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Fraudster who conned West Ham players out of thousands convicted

PUBLISHED: 16:30 31 October 2016 | UPDATED: 16:42 31 October 2016

Stephen Ackerman

Stephen Ackerman "told an elaborate pack of lies" in order to con West Ham players and staff out of thousands of pounds

Met police

A man who targeted Premier League footballers in a bogus scam involving fake luxury Christmas hampers has been found guilty.

Stephen Ackerman of Hillcroft, Loughton, was convicted earlier today of 18 counts of fraud, totalling more than £60,000 at Snaresbrook Crown Court.

The jury heard how the 48-year-old had “preyed on the trust” of several Premiership players and staff from West Ham United at the club’s former training ground in Chadwell Heath on December 12, 2014.

Ackerman, using the pseudonym “Mark Kingston”, tricked individuals into believing they were buying hampers by accepting payments on a handheld chip and pin device.

After the luxury goods never arrived, Ackerman’s victims noticed that unauthorised payments running into the thousands were being charged to their bank accounts in the weeks that followed.

An investigation was subsequently carried out by detectives from Newham CID after players alerted police to the fraud.

Ackerman was arrested on March 5, 2015. He was charged on October 23 of the same year with 13 counts of fraud, four offences related to the use of compromised bank cards and one count of possessing an article for use in fraud.

He was caught after search warrants were carried out at addresses linked to him throughout Essex and Herfordshire and investigations found his vehicle at the ground immediately before and after the crime.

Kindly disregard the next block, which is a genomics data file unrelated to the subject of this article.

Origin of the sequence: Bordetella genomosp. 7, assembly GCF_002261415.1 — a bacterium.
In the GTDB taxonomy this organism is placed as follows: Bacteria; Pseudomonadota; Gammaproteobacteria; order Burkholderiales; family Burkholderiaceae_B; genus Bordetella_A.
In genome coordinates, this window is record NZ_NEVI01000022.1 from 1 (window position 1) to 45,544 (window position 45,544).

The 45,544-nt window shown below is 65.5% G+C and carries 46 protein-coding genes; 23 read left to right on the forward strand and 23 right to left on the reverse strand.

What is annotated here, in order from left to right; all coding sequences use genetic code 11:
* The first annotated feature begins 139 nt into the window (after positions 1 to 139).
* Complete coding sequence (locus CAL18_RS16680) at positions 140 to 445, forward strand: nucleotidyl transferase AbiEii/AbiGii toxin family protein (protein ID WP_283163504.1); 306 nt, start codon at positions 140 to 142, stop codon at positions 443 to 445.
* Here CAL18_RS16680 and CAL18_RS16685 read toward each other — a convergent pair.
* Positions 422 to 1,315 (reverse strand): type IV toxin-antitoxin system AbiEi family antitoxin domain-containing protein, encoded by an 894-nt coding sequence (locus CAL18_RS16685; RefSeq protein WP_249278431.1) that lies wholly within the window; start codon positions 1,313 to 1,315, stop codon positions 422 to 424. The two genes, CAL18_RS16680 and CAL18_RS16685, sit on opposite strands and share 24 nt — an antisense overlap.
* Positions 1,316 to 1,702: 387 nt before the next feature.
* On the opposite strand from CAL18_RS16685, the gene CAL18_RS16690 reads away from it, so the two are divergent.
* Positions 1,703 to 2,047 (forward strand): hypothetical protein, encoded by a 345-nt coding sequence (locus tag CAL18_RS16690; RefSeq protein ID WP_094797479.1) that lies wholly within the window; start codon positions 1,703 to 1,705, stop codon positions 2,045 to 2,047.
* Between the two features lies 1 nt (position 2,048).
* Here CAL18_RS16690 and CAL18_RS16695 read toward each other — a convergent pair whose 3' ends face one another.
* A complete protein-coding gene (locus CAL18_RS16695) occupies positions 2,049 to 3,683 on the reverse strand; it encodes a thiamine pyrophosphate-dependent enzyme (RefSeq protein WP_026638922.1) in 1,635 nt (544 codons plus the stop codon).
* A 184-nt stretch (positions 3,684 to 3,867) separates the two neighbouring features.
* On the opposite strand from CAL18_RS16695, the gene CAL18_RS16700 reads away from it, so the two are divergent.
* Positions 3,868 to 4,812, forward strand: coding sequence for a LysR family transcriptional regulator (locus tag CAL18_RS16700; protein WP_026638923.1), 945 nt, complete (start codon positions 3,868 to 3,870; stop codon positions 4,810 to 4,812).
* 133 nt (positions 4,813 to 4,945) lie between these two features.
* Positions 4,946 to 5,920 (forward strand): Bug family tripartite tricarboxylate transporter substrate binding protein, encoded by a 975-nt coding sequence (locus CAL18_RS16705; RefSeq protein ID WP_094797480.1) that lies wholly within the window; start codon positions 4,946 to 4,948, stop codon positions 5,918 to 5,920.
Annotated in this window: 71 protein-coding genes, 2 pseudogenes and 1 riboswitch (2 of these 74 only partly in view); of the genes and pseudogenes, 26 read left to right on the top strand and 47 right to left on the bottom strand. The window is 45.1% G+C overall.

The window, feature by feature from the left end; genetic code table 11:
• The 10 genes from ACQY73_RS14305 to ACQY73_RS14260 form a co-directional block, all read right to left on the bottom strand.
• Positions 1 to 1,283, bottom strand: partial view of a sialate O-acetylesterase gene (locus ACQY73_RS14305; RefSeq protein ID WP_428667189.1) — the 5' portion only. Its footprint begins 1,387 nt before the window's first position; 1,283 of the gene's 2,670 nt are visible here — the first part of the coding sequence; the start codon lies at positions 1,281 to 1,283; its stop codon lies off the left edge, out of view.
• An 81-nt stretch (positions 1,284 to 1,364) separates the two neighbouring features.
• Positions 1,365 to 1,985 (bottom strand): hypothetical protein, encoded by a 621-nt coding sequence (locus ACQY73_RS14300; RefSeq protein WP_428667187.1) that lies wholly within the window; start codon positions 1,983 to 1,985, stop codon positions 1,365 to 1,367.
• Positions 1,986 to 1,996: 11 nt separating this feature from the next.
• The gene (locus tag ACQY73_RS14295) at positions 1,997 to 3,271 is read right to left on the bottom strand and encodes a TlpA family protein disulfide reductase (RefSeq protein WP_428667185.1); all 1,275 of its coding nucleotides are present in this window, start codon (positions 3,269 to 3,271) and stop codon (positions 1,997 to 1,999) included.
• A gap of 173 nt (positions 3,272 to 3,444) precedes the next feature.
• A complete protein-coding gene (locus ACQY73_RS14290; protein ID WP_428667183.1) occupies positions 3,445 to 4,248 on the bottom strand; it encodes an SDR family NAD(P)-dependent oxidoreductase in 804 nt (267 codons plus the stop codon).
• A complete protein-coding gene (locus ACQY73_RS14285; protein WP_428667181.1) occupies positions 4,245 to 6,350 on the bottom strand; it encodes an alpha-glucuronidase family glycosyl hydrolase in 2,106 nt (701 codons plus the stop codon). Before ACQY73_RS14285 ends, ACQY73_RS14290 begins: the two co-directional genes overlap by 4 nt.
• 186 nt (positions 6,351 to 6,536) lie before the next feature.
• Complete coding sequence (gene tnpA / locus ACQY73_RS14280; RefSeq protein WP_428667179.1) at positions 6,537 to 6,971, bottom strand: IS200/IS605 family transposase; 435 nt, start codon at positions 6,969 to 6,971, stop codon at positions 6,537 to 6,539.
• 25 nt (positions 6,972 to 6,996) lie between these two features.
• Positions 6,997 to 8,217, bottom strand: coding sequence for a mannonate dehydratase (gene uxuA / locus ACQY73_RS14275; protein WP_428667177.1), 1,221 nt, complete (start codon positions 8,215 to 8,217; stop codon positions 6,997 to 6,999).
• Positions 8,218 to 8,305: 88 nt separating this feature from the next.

The fraudster was picked out of an ID parade by one witness following his arrest. Police also obtained evidence of telephone calls with Ackerman purporting to be Mark Kingston while using a credit card belonging to one of the footballers.

Ackerman will be sentenced at Snaresbrook Crown Court on Friday, November 25.

Acting Det Sgt Jamie Snell, from Newham CID, said: “Ackerman preyed on the trust of people he approached and essentially told an elaborate pack of lies in order to get them to part with their cash.

“He defrauded a total of £61,047 from his victims and thought that due to their fame they would never report the matter to the police.

“He is a confident and accomplished fraudster and we are delighted to have received this verdict from the jury today.”

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